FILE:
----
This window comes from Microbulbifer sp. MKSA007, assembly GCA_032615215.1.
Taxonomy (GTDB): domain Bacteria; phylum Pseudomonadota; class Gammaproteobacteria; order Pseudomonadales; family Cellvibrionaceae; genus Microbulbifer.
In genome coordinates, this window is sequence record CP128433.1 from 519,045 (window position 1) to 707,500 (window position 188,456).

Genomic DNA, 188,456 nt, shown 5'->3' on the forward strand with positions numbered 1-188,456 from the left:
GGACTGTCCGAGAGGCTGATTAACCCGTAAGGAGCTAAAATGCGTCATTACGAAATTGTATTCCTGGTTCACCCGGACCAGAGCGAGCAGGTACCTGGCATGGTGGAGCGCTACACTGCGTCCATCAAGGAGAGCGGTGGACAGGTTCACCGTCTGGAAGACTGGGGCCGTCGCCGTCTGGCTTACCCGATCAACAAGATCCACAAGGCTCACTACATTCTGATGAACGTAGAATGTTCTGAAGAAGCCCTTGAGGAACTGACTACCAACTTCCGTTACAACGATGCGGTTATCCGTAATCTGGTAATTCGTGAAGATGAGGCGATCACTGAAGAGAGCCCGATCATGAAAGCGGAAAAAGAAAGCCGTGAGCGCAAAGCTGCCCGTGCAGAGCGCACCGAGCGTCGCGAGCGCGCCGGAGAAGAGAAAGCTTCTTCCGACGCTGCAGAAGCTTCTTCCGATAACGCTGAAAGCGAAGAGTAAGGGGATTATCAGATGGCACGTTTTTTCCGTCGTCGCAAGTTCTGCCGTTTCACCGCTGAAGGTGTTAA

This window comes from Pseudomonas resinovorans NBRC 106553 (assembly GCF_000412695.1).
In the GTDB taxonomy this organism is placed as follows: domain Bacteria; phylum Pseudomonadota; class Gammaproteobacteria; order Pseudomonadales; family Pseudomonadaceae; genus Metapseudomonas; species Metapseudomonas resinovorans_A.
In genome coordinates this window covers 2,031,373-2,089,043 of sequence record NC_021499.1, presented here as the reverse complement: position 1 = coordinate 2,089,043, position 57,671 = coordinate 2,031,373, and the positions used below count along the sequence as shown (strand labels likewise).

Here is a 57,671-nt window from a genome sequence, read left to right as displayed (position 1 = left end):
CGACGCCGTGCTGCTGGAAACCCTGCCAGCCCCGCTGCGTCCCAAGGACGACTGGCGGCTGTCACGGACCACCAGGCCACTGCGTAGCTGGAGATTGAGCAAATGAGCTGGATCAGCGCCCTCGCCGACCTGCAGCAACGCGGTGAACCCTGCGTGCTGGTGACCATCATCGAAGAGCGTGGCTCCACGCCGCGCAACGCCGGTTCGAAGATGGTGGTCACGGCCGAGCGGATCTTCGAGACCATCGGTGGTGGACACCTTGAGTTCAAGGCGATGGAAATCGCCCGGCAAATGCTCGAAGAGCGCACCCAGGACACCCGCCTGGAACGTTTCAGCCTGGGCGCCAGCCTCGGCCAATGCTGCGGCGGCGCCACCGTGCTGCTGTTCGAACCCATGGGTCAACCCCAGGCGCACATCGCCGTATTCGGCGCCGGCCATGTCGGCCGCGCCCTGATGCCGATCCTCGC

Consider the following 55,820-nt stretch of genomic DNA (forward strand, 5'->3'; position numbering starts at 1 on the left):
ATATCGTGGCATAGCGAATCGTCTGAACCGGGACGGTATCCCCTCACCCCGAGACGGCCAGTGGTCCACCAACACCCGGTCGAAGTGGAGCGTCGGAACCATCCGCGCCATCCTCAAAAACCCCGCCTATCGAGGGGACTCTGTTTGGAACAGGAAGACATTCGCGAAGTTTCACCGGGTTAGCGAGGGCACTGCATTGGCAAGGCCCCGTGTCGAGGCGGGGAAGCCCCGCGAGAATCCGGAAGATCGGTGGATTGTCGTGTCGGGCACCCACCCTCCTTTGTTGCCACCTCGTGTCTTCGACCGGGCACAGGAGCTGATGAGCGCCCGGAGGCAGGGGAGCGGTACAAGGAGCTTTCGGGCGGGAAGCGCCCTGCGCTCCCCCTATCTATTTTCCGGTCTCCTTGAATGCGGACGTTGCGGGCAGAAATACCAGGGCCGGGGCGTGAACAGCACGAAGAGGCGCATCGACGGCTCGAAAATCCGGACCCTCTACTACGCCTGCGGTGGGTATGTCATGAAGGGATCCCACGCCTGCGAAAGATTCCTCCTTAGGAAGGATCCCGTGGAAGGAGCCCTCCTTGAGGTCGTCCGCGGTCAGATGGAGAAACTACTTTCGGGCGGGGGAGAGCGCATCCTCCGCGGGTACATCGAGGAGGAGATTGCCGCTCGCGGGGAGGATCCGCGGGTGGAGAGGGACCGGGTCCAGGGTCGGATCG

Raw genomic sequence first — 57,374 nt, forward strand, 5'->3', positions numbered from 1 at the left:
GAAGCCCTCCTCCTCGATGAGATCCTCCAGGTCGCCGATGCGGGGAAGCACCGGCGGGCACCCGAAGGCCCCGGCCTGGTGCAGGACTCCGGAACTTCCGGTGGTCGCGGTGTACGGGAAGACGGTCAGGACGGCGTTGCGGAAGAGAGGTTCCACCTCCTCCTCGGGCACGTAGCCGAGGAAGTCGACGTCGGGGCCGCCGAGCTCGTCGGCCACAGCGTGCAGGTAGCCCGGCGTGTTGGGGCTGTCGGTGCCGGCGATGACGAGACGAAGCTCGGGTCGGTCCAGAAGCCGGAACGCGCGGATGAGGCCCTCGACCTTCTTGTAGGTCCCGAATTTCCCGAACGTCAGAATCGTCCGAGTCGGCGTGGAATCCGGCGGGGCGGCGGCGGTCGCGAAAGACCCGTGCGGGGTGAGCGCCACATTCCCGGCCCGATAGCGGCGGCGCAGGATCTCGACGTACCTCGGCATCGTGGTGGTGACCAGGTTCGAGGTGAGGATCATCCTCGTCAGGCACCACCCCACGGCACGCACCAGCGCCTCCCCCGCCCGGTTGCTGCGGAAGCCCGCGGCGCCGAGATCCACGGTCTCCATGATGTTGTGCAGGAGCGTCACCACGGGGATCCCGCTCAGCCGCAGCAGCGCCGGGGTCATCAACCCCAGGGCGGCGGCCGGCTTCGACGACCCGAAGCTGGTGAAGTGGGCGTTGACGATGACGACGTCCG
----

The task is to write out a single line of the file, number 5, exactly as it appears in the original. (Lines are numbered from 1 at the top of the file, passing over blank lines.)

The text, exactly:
GGACTGTCCGAGAGGCTGATTAACCCGTAAGGAGCTAAAATGCGTCATTACGAAATTGTATTCCTGGTTCACCCGGACCAGAGCGAGCAGGTACCTGGCATGGTGGAGCGCTACACTGCGTCCATCAAGGAGAGCGGTGGACAGGTTCACCGTCTGGAAGACTGGGGCCGTCGCCGTCTGGCTTACCCGATCAACAAGATCCACAAGGCTCACTACATTCTGATGAACGTAGAATGTTCTGAAGAAGCCCTTGAGGAACTGACTACCAACTTCCGTTACAACGATGCGGTTATCCGTAATCTGGTAATTCGTGAAGATGAGGCGATCACTGAAGAGAGCCCGATCATGAAAGCGGAAAAAGAAAGCCGTGAGCGCAAAGCTGCCCGTGCAGAGCGCACCGAGCGTCGCGAGCGCGCCGGAGAAGAGAAAGCTTCTTCCGACGCTGCAGAAGCTTCTTCCGATAACGCTGAAAGCGAAGAGTAAGGGGATTATCAGATGGCACGTTTTTTCCGTCGTCGCAAGTTCTGCCGTTTCACCGCTGAAGGTGTTAA